By Mark DeCambre
Weekly jobless claims and Philly Fed reports are due at 8:30 a.m. ET
U.S. stocks on Thursday were indicated lower, with the three main benchmarks looking at a fourth straight decline after an account of the Federal Reserve’s late-April policy meeting showed that members were starting to consider reducing elements of the central bank’s pandemic-inspired accommodative measures.
Investors will be watching for a weekly update of labor-market conditions and a reading of manufacturing activity in the Philadelphia area, both set to be released at 8:30 a.m. Eastern Time.
How are stock benchmarks performing?
On Wednesday (link), stocks ended well off session lows but still lost ground. The Dow fell 164.62 points to close at 33,896.04, a decline of 0.5%, after a drop of more than 580 points at its session low. The S&P 500 index shed 12.15 points, or 0.3%, to end at 4,115.68. The Nasdaq Composite Index finished virtually flat, off 3.90 points at 13,299.74, well off its Wednesday low of 13,072.23.
What’s driving the market?
Equity benchmarks looked set to extend their slide on Thursday.
“Momentum is indeed waning in U.S. stocks as fatigue sets in and anxiety slowly rises (elevated volatility), but we are missing a clear trigger for a significant, albeit temporary, setback,” wrote Sebastien Galy, strategist at Nordea Asset Management, in a daily note.
The downtrend shaping up in U.S. equity markets has been attributed to concerns about lofty stock valuations, uncertainties about the degree to which the recovery will boost inflation, and worries that evidence of excess is building in parts of the financial system.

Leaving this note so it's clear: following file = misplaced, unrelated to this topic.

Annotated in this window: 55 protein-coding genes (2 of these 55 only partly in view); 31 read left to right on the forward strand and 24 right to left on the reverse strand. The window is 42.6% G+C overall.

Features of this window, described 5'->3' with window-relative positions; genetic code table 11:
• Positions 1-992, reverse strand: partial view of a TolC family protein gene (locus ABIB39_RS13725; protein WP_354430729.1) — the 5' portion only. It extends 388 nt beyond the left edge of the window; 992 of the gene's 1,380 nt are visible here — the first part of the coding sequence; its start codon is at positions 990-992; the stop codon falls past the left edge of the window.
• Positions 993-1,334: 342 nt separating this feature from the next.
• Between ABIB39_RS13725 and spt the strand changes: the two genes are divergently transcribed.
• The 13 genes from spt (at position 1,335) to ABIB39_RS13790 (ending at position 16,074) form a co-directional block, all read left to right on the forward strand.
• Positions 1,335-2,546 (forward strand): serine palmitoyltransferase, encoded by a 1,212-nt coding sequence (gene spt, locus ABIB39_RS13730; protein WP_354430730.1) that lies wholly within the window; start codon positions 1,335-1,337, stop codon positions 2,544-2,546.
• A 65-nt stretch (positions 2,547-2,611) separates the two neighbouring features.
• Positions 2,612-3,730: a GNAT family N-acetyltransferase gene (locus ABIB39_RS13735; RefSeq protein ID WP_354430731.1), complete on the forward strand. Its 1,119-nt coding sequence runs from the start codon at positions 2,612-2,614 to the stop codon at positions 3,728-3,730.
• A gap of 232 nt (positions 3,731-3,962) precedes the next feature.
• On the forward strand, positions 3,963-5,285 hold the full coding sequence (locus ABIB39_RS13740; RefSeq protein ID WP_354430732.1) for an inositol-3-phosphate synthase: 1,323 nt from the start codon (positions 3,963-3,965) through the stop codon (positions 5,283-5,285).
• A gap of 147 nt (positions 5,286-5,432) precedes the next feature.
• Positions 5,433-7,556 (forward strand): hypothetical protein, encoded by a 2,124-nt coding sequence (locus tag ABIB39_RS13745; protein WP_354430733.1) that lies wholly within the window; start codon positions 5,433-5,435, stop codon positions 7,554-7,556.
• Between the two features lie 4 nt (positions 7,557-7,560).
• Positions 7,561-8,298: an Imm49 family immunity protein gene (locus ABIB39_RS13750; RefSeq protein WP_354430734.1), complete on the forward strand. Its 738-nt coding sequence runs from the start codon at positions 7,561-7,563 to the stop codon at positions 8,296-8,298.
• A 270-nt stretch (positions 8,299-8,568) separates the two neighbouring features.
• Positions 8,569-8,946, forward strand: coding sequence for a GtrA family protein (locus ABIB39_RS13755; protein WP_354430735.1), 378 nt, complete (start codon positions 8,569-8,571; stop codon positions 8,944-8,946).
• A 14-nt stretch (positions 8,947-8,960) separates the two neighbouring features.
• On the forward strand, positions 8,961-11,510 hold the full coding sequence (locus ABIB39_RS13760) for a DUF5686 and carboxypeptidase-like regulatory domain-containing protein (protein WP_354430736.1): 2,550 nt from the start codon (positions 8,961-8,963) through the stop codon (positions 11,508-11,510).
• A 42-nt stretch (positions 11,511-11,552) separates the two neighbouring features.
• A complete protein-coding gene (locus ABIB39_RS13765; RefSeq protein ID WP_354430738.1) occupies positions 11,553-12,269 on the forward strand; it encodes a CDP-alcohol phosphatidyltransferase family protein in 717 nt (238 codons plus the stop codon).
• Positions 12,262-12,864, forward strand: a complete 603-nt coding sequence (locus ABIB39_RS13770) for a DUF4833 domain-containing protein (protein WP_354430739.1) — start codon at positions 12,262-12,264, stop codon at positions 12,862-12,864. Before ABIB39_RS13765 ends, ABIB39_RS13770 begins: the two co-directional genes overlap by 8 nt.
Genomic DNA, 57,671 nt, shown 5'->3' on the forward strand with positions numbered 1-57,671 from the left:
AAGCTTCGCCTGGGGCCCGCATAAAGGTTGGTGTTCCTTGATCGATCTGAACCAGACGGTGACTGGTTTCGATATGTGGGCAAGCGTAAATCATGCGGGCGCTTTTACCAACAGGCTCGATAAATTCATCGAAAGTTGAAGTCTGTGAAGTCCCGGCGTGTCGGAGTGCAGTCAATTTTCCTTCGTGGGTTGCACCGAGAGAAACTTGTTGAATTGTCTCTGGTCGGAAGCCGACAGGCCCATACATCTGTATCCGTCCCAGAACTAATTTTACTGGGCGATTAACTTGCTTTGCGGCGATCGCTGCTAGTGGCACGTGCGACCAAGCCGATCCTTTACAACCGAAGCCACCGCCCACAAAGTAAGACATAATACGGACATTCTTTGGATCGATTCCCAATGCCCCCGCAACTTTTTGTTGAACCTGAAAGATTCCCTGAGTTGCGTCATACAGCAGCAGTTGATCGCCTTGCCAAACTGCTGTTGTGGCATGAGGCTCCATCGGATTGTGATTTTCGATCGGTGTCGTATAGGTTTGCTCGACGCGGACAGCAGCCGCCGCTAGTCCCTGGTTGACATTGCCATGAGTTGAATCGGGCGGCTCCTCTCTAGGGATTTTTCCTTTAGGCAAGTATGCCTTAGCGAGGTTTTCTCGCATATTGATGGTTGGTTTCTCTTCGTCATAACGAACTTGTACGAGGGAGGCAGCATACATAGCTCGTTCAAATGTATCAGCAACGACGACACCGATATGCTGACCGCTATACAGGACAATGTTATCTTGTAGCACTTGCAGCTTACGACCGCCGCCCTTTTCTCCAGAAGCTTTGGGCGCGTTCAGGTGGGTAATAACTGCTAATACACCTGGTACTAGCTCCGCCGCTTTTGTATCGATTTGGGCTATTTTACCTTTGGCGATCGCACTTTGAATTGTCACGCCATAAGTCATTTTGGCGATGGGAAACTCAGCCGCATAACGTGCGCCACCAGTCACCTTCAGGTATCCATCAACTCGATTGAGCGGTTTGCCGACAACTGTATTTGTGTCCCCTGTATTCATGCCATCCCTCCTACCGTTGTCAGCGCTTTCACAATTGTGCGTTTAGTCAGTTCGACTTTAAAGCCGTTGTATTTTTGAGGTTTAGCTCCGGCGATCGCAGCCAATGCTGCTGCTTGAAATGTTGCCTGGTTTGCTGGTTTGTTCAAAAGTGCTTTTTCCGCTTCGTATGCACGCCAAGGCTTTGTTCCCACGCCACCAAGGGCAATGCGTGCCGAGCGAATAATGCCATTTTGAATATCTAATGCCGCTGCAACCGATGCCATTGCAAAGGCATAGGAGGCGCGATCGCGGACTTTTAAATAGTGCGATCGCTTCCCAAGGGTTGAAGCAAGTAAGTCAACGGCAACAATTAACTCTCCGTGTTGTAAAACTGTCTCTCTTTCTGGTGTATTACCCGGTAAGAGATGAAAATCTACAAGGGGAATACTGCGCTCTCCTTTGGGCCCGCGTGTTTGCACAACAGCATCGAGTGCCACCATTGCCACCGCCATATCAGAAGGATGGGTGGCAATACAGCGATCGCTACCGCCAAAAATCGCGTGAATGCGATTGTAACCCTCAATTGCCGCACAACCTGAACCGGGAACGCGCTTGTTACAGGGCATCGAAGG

Against that backdrop, turbulence has become a bigger feature of the market as investors parse key data points and comments from the Fed that could offer clarity on the outlook for the economy and market.
Market participants are still digesting Fed minutes from Wednesday, which showed that “a number of participants suggested that if the economy continued to make rapid progress toward the Committee’s goals, it might be appropriate at some point in upcoming meetings to begin discussing a plan for adjusting the pace of asset purchases.”
Most Fed members have said that the economy hasn’t made substantial progress toward its goal of a healthy and vibrant labor market to merit a removal of accommodation, but talk of tapering has historically been a boogeyman for risk-taking.
“Tentative — the question remains: when does the Fed think it’s hit the landing area for the economy, and does inflation take off in the meantime?” wrote Neil Wilson, chief market analyst at Markets.com, in a note.
Adding to overall concerns about the mood on Wall Street, has been the downturn in bitcoin , which has been regarded as a sign of waning risk appetite. Bitcoin took a $10,000 U-turn on Wednesday, hitting a low around $30,000 only to return to a price around $40,000, amid a wild selloff for the world’s No. 1 digital asset.
Looking ahead, a report on weekly jobless claims is set to be released later in the morning while the Philadelphia Fed’s manufacturing index is also due at the same time and will likely be pored over for further evidence of pricing pressures building in the economy.
Among Fed speakers, Dallas Fed President Rob Kaplan is slated to deliver a speech at economic development organization Borderplex Alliance at 10:30 a.m. Eastern. Kaplan has been virtually alone among Fed officials in arguing that policy makers should begin talking about an eventual withdrawal of monetary support.
Which companies are in focus?
-Mark DeCambre; 415-439-6400; AskNewswires@dowjones.com
(END) Dow Jones Newswires
Copyright (c) 2021 Dow Jones & Company, Inc.